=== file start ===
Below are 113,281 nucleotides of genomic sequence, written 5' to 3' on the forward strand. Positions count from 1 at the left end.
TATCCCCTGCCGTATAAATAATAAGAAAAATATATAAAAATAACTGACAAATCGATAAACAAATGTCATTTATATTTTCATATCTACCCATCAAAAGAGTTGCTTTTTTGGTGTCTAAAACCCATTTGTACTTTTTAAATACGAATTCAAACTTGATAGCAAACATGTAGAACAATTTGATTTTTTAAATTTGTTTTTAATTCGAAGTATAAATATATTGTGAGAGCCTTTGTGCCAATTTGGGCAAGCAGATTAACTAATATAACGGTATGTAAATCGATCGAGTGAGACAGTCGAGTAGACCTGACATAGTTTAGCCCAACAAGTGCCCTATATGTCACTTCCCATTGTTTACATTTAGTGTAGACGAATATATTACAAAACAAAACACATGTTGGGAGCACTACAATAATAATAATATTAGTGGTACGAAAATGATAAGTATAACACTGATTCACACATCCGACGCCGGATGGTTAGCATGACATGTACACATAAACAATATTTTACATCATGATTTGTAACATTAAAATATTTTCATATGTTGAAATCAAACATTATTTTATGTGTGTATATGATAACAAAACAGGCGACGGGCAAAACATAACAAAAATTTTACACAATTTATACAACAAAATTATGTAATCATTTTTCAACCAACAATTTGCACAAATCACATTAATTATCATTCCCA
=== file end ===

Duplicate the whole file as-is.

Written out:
Below are 113,281 nucleotides of genomic sequence, written 5' to 3' on the forward strand. Positions count from 1 at the left end.
TATCCCCTGCCGTATAAATAATAAGAAAAATATATAAAAATAACTGACAAATCGATAAACAAATGTCATTTATATTTTCATATCTACCCATCAAAAGAGTTGCTTTTTTGGTGTCTAAAACCCATTTGTACTTTTTAAATACGAATTCAAACTTGATAGCAAACATGTAGAACAATTTGATTTTTTAAATTTGTTTTTAATTCGAAGTATAAATATATTGTGAGAGCCTTTGTGCCAATTTGGGCAAGCAGATTAACTAATATAACGGTATGTAAATCGATCGAGTGAGACAGTCGAGTAGACCTGACATAGTTTAGCCCAACAAGTGCCCTATATGTCACTTCCCATTGTTTACATTTAGTGTAGACGAATATATTACAAAACAAAACACATGTTGGGAGCACTACAATAATAATAATATTAGTGGTACGAAAATGATAAGTATAACACTGATTCACACATCCGACGCCGGATGGTTAGCATGACATGTACACATAAACAATATTTTACATCATGATTTGTAACATTAAAATATTTTCATATGTTGAAATCAAACATTATTTTATGTGTGTATATGATAACAAAACAGGCGACGGGCAAAACATAACAAAAATTTTACACAATTTATACAACAAAATTATGTAATCATTTTTCAACCAACAATTTGCACAAATCACATTAATTATCATTCCCA